The "Multilingual Switzerland" exhibition at the National Museum in Zurich invites you to a sensory journey through the linguistic regions of Switzerland. Here you get to hear the variants of our national languages and the countless dialects and learn what this diversity means for people's everyday lives. And you hear how our languages were born and how they developed. All this is conveyed by an intelligent audio guide that always knows where you are and in which direction you are looking.
The exhibition extends over the first floor of the Landesmuseum and consists of five scenes. When visitors arrive, a familiar image emerges, as the huge display board of Zurich main station scrolls in front of them. Correspondingly, you hear the soundscape of Switzerland's largest railway station right next to the museum. Then you discover the geographical distribution of dialects, can enter into an acoustic dialogue with a virtual person and experience the broadcasts of Swiss television SRF parallely in all national languages. Finally, you can learn about the linguistic imprints of various people and the changes they have undergone during their biographies as you move through the (sound) backdrop of a train.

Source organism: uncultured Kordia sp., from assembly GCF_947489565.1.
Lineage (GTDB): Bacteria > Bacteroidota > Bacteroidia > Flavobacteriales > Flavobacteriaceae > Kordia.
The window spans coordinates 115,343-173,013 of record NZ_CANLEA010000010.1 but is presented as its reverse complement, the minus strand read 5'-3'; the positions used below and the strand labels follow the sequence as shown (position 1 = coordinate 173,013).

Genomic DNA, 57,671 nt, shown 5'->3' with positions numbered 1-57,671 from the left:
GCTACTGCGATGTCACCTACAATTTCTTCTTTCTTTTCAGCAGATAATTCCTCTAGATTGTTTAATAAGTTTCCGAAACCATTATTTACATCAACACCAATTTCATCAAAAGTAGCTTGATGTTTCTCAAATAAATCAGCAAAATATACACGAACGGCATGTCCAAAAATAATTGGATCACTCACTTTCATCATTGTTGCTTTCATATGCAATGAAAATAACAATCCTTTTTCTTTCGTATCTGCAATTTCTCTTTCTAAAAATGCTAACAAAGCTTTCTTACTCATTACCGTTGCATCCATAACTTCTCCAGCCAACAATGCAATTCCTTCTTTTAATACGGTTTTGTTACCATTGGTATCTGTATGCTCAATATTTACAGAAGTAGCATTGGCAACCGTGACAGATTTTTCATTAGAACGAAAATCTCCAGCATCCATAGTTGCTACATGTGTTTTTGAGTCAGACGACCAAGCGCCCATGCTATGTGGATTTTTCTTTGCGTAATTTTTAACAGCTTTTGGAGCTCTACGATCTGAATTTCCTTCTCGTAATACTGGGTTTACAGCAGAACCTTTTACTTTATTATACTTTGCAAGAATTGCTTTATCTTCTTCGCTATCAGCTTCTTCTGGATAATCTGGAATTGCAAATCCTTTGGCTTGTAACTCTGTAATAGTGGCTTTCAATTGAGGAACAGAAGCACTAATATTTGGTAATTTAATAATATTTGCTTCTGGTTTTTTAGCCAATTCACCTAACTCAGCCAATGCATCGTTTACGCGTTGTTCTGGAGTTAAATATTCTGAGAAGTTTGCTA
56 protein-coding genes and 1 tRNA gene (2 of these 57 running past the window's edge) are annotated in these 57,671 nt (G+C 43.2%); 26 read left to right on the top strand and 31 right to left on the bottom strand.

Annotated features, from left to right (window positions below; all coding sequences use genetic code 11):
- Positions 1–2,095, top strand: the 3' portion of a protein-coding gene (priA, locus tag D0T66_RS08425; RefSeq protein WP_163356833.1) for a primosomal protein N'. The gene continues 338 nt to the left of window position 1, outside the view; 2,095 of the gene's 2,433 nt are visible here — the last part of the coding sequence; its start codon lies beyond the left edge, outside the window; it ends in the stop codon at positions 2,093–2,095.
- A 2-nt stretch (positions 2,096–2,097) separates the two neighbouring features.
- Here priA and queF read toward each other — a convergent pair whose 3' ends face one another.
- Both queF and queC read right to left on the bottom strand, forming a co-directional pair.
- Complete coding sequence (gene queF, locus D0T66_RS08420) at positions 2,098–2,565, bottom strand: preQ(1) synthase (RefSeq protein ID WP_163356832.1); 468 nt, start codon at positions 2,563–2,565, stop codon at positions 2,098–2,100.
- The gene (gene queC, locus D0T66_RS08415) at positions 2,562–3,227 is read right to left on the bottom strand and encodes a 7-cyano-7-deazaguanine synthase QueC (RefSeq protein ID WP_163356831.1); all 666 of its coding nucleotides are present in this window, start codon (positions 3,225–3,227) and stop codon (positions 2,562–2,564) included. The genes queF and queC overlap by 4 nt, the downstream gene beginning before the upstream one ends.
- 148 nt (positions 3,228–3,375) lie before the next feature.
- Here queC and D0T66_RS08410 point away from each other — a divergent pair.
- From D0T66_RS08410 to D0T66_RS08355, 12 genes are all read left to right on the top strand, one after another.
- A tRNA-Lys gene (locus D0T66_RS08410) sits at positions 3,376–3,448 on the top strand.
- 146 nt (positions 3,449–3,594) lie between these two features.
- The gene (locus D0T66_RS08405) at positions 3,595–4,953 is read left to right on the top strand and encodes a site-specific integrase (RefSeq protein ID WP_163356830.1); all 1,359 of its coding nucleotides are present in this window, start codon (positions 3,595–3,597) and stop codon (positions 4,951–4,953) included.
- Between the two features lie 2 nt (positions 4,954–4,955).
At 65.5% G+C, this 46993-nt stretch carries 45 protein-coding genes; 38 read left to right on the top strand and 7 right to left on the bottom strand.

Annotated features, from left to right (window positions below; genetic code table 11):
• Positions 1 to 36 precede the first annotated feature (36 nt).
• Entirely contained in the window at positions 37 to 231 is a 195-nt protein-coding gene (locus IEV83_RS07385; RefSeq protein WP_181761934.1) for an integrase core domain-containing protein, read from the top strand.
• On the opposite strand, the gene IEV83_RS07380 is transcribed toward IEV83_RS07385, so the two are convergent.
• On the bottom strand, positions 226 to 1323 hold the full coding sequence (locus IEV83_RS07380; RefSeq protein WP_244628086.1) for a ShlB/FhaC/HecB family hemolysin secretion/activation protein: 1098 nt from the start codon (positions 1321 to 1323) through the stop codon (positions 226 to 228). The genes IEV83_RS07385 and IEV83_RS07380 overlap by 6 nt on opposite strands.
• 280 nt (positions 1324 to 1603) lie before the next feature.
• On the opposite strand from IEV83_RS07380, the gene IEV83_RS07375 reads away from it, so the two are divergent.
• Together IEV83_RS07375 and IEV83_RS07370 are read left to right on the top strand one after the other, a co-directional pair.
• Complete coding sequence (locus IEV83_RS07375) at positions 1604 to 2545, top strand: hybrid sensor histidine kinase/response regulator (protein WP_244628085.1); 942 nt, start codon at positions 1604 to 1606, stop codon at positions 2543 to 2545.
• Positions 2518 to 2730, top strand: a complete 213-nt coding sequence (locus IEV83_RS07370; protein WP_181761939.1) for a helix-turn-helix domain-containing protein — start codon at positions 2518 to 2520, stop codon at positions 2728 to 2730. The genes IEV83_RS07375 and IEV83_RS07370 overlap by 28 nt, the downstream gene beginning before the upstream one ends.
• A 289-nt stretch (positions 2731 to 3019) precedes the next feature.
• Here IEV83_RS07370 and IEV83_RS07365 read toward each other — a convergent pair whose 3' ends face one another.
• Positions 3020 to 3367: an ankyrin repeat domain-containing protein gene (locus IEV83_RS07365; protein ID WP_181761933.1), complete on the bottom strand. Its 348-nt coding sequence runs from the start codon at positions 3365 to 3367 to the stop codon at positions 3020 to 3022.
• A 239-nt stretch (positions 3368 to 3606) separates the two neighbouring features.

- Binaural audio in headphones
- High-precision location tracking
- Mixed reality platform: digital twin is the basis for the interactions in real space
- Virtual 3D model of the exhibition rooms with sounds and trigger zones
- Three-dimensional sound images
BINAURAL AUDIO EXPERIENCE
An intelligent audio system guides visitors through the exhibition. It always knows where you are and delivers all the necessary information to the headphones. In this way, complex content can be conveyed in a very small space and everyone can move freely through the exhibition. One experiences the space as an open soundscape and experiences linguistic differences through the boundaries of different sound zones.
HIGH-PRECISION LOCATION TRACKING
The individual listening experience is made possible by high-precision location tracking that records the movement of visitors in real time. It is based on ultra-wideband technology (UWB) and takes place via special headphones. Each of these headphones receives signals from UWB transmitters distributed throughout the exhibition space and can determine its own position with an accuracy of ten centimetres. An IMU sensor also determines the head orientation. This way, the system also knows in which direction you are looking.
It's a pretty immersive experience because the system responds very accurately to the position in the room. You even hear the stereo sound sometimes more from the left or more from the right, depending on which way you turn your head.Swiss Radio Television SRF, Dini Mundart Schnabelweid
MIXED REALITY PLATTFORM
The basis is an interactive 3D model in which an exact copy of the exhibition rooms is stored. Comparable to a computer game consisting of virtual rooms and objects, this digital twin of the exhibition also contains various objects, sounds, interactions and trigger zones. This is the core of the Mixed Reality Platform (MxRP) developed by iart especially for museum applications.
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Photos & Video Footage
Photos © Schweizerisches Nationalmuseum